A RECOVERING heroin addict started her own cannabis farm at a remote Devon cottage so she could use the drug to cope, Exeter Crown Court heard.
Lydia Ward, 44, was found with 42 plants when police broke into an outhouse and found a tent containing a high-tech growing system. She told them she planned to use the drugs herself to reduce her anxiety.
Ward, of Church Cottage, Ashreigney, admitted producing cannabis and was jailed for nine months, suspended for two years, and ordered to do 180 hours' unpaid community work.
Judge Graham Cottle said: "You have pleaded guilty on the basis it was being grown for your own personal use and that is accepted. I am slightly concerned that the writer of the pre-sentence report notes you minimise and justify the offence. This behaviour is never justified and cannot be minimised."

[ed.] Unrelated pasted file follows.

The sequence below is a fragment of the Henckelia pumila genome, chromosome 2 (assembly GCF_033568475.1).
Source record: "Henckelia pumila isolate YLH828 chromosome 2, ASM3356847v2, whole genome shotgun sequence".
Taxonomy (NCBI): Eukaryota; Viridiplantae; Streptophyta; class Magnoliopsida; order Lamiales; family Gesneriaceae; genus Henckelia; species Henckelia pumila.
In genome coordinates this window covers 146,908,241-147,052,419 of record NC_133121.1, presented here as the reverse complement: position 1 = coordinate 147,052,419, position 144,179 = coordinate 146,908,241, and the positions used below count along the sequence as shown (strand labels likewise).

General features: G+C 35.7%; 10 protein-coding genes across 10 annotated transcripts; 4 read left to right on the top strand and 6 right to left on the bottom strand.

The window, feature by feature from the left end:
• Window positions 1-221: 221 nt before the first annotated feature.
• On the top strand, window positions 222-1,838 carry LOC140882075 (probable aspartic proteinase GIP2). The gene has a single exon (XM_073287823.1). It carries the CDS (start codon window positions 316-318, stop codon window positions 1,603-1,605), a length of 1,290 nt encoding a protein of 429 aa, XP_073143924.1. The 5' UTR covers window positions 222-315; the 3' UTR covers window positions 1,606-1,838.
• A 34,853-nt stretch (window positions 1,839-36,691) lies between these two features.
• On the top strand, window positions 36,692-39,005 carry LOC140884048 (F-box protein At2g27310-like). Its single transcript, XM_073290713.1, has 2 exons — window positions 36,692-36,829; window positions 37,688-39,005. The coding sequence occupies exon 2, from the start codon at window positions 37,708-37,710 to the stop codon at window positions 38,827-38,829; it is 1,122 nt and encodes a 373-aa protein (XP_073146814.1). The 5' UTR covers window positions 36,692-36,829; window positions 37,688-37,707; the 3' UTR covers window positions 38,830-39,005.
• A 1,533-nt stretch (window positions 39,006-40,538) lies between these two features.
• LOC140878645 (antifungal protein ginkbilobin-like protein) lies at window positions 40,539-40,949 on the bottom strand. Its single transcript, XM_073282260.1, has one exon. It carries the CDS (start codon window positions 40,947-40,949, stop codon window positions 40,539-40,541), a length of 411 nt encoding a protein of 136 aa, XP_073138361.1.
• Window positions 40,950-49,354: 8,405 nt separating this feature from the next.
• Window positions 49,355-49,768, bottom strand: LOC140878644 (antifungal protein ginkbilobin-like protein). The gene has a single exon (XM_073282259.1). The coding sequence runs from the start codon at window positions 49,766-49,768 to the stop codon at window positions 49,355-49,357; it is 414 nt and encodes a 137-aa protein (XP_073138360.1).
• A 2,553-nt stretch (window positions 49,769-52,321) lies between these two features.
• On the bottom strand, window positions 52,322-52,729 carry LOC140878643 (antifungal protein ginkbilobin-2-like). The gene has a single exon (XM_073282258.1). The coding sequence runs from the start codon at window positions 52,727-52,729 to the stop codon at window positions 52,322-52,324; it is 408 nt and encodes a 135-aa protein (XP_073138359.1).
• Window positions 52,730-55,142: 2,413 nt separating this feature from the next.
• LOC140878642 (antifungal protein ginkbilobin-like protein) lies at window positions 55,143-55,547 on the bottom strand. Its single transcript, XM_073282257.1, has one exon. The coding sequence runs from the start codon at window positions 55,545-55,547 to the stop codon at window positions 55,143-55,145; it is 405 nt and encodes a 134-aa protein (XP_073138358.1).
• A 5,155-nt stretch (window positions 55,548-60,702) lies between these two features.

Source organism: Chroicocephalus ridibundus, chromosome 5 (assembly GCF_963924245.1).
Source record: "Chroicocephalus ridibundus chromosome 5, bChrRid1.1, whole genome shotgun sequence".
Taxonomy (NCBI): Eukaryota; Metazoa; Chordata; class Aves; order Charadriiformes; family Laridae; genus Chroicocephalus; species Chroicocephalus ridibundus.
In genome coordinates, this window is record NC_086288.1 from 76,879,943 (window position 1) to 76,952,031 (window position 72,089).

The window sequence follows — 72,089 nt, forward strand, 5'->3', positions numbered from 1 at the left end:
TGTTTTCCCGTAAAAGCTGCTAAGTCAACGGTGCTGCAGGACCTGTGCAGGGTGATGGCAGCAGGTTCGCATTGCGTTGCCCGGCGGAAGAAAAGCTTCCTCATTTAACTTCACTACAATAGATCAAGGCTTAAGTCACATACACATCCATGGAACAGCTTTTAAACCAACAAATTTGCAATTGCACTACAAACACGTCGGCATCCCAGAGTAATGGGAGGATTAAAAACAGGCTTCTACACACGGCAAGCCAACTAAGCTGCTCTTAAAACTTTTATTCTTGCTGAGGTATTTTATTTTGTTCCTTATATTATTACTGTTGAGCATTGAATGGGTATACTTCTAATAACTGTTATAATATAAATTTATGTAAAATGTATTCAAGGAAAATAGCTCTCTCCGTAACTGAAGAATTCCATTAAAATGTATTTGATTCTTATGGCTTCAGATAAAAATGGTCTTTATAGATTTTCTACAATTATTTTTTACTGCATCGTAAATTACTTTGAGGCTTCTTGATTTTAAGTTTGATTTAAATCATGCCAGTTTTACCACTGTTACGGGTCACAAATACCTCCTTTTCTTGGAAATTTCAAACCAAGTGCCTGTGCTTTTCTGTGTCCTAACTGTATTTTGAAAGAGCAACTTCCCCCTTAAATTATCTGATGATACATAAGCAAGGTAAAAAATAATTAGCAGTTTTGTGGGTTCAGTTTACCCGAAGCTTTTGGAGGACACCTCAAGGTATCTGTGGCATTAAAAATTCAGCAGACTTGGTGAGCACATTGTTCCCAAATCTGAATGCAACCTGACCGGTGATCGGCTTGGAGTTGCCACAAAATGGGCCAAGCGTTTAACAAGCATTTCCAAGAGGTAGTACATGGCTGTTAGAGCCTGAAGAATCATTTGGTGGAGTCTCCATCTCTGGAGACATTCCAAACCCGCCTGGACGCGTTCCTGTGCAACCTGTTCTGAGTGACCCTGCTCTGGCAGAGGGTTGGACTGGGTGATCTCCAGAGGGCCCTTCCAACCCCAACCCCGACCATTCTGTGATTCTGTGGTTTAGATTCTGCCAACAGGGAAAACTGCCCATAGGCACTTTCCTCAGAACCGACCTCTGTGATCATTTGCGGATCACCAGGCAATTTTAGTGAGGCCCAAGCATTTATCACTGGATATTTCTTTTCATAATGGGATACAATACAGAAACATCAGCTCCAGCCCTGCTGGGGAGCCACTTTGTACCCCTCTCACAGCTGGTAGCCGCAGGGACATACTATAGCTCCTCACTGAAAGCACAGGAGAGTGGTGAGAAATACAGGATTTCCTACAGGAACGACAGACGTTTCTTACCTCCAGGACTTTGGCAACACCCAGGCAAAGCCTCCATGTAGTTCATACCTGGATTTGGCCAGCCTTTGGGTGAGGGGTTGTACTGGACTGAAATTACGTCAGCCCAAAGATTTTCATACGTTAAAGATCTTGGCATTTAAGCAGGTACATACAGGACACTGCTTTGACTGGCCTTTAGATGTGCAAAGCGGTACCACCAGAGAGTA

He acknowledged that the report was fairly favourable and he had been persuaded to suspend the sentence.
Mr Howard Phillips, for the prosecution, said: "The drugs were found in an outbuilding where police forced the doors and broke their way in.
"They found a tent with a relatively sophisticated set-up to grow cannabis.
"There were 42 plants of which four were mother plants to take cuttings from. The plants would have produced at least 1.4 kilograms of the drug which would be worth about £3,000."
Mr Richard Crabb, for the defence, said Ward was a former heroin addict who used cannabis to help symptoms of nervousness.
He said: "Her doctor gave her medication but it didn't work so she tried cannabis to relieve her symptoms."
He said she used about an ounce a week and expected the crop to last three or four months but she made a better job of growing it than expected and ended up with a year's supply.
She now says that as she was able to get off heroin, she must be able to give up cannabis."